I set up the following notes to complement the textbook with more conceptually focused material. I make them available with the hope that others may find them useful.

**I reserve the copyright in all course material created by me and made
available here. You are welcome to use it for teaching, learning, or
research as long as you are not using it commercially.**

I have no pretense that they are a substitute for the textbook.

notesCh1.ps,
notesCh1.pdf

3 1/2 pages on concepts and basic facts

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notesCh2.ps,
notesCh2.pdf

5 pages on different types of 1st order equations. You won't find exact
differential equations here, because I consider them as a footnote to vector
calculus. But
I do include the energy integral from Newton's equations as a
different illustration for the *idea* of an integrating factor.

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notesCh3.ps,
notesCh3.pdf

In the modelling section, the textbook(s) have/has so many brine problems that
one could think the Great Salt Lake came into existence when an experimental
ODE class ran out of control. Here is a challenge problem that is pure
modelling (no solution technique); I did a lot of individual tutoring with
this one. I have a solution, but won't make it available lest this problem
contract the brinomania, too.

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notesCh4.ps,
notesCh4.pdf

This is on 2nd (and higher) order linear equations, and here I deviate
significantly from the usual textbook approach. I first
lay out a roadmap (aka table of contents) for solution techniques;
then I stress that the methods work for n-th order as well as for 2nd and have
much more to do with linearity than ODEs proper. Otherwise, the contrary claim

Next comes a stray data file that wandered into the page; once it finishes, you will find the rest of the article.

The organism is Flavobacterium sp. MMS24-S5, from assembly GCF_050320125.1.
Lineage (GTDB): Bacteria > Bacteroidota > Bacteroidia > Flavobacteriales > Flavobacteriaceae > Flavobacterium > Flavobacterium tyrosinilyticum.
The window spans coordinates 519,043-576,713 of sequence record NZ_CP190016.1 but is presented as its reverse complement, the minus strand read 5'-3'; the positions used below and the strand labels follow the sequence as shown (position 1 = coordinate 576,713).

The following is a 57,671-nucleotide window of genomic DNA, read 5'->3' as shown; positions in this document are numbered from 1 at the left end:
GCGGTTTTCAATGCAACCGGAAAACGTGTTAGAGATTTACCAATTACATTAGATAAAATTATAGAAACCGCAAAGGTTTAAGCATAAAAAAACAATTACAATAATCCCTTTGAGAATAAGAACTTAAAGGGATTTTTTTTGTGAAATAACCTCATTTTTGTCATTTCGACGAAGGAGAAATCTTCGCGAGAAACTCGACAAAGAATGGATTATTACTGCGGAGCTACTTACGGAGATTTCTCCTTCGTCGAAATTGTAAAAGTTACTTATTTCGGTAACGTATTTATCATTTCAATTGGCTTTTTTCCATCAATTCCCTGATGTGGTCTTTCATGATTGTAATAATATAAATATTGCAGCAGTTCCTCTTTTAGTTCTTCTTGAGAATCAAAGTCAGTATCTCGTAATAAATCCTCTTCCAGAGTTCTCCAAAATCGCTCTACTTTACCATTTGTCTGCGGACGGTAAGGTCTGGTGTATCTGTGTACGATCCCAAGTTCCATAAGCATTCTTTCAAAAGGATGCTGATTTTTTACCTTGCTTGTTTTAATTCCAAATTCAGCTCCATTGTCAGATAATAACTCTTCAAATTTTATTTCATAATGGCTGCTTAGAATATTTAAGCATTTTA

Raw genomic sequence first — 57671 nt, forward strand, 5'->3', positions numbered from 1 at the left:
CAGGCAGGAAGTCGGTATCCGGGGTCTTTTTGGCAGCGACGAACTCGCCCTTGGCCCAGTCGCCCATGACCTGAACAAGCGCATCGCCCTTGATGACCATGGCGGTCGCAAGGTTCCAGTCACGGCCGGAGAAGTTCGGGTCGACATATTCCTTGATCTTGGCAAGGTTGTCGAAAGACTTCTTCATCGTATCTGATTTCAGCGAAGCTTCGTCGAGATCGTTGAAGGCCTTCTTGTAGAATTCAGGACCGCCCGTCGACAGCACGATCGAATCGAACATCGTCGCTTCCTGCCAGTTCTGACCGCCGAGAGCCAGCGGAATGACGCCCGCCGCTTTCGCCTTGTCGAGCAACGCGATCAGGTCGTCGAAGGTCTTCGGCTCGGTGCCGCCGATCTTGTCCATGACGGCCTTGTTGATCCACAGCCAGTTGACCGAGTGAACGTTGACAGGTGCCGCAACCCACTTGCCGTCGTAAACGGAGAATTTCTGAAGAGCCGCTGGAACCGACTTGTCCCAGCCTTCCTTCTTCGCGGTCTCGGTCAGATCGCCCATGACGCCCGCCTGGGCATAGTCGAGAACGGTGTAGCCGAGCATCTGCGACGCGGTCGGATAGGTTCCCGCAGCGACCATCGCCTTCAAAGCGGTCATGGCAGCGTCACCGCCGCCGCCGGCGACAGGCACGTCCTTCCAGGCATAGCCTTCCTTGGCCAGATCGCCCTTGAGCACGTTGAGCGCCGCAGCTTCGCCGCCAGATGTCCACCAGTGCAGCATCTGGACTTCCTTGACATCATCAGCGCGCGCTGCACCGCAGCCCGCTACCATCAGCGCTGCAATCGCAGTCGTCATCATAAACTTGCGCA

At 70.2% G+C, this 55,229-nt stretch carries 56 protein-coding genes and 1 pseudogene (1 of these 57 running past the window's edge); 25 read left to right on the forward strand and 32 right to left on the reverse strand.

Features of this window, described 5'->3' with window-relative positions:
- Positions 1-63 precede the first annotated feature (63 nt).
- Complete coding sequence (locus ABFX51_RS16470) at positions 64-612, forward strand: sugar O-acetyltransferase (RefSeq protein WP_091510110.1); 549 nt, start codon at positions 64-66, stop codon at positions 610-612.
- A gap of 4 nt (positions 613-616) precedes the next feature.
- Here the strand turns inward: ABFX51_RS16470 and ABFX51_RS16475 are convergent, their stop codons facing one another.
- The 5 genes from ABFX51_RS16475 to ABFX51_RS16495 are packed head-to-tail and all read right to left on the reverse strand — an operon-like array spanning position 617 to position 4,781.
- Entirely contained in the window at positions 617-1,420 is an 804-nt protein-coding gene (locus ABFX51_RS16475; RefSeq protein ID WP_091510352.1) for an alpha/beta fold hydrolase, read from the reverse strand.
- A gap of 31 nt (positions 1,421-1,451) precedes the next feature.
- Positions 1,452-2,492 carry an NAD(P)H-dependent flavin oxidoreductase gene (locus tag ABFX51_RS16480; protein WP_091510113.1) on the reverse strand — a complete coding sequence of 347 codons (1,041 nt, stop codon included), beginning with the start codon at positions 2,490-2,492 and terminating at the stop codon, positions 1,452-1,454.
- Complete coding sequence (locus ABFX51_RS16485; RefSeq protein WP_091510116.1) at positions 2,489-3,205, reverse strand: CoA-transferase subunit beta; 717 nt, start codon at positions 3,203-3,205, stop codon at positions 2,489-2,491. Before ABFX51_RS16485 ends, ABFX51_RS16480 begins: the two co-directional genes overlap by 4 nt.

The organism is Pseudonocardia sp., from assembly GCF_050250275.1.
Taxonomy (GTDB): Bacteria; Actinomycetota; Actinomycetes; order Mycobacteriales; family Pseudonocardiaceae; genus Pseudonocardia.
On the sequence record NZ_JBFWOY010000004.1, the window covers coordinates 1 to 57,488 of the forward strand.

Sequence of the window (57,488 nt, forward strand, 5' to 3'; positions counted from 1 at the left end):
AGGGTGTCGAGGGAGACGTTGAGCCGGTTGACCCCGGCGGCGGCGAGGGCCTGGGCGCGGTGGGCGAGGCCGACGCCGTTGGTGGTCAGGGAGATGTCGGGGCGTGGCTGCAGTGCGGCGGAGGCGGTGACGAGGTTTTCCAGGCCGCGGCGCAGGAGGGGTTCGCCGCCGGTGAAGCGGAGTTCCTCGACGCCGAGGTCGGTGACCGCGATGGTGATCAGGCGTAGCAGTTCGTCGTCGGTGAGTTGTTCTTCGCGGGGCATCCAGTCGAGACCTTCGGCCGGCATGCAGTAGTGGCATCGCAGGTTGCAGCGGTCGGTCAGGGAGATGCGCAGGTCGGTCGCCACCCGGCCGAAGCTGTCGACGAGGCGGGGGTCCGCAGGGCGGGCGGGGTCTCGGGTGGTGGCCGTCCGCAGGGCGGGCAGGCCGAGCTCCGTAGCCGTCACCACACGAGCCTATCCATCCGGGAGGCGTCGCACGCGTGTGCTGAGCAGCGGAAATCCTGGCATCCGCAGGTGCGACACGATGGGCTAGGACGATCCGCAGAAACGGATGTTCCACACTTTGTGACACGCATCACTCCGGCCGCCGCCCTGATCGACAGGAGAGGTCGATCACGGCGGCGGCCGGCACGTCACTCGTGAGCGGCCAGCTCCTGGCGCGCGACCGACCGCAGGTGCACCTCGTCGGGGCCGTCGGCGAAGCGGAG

would be absorbed by the students tacitly. -- I am adamant about including
the case n=1, such as to relate the new material with the old on 1st order.
And I stress the role of complex numbers. The rule
``You try e^{rx} and if you find r=2+3i or 2-3i, then you abandon
our attempt and declare e^{2x}(a cos 3x + b sin 3x) a solution''
is an offense to the brain. So I make Euler's formula into core material,
not auxiliary material.

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notesCh4a.ps,
notesCh4a.pdf

The free and forced oscillator:

We can't do everything: I omit the critical and overdamped case in favor
of a really thorough discussion of the case of small damping, including
a careful discussion of resonance *and phase shifts*, and their
qualitative interpretation, and the convenience of complex numbers in
practical calculations here. I expect my students to recognize the resonance
phenomenon when they encounter it in the real world. That's tough on them,
but it would be even tougher to require their attention while pretending
it's not meant to be used outside the classroom.

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notesCh7.ps,
notesCh7.pdf

On Laplace transforms

These notes are regretfully incomplete, because, near the end of the semester,
I couldn't include convolution nor delta impulses. I still hope they may be
useful to get the gist of the method even from the introductory secions on.

No, I did not include a section on partial fraction decomposition in the notes, fine-tuned to the new context. Calculus notes on the subject are available, and students must adapt to the somewhat different notation and context. (Yes, we did repeat it in class.)

Link to those of my calculus notes concerning (integration by) partial
fractions:

pdf file or
dvi file or
ps file. Textbook references
therein refer to Thomas Calculus ed 10, used in the course for which I
prepared these notes originally.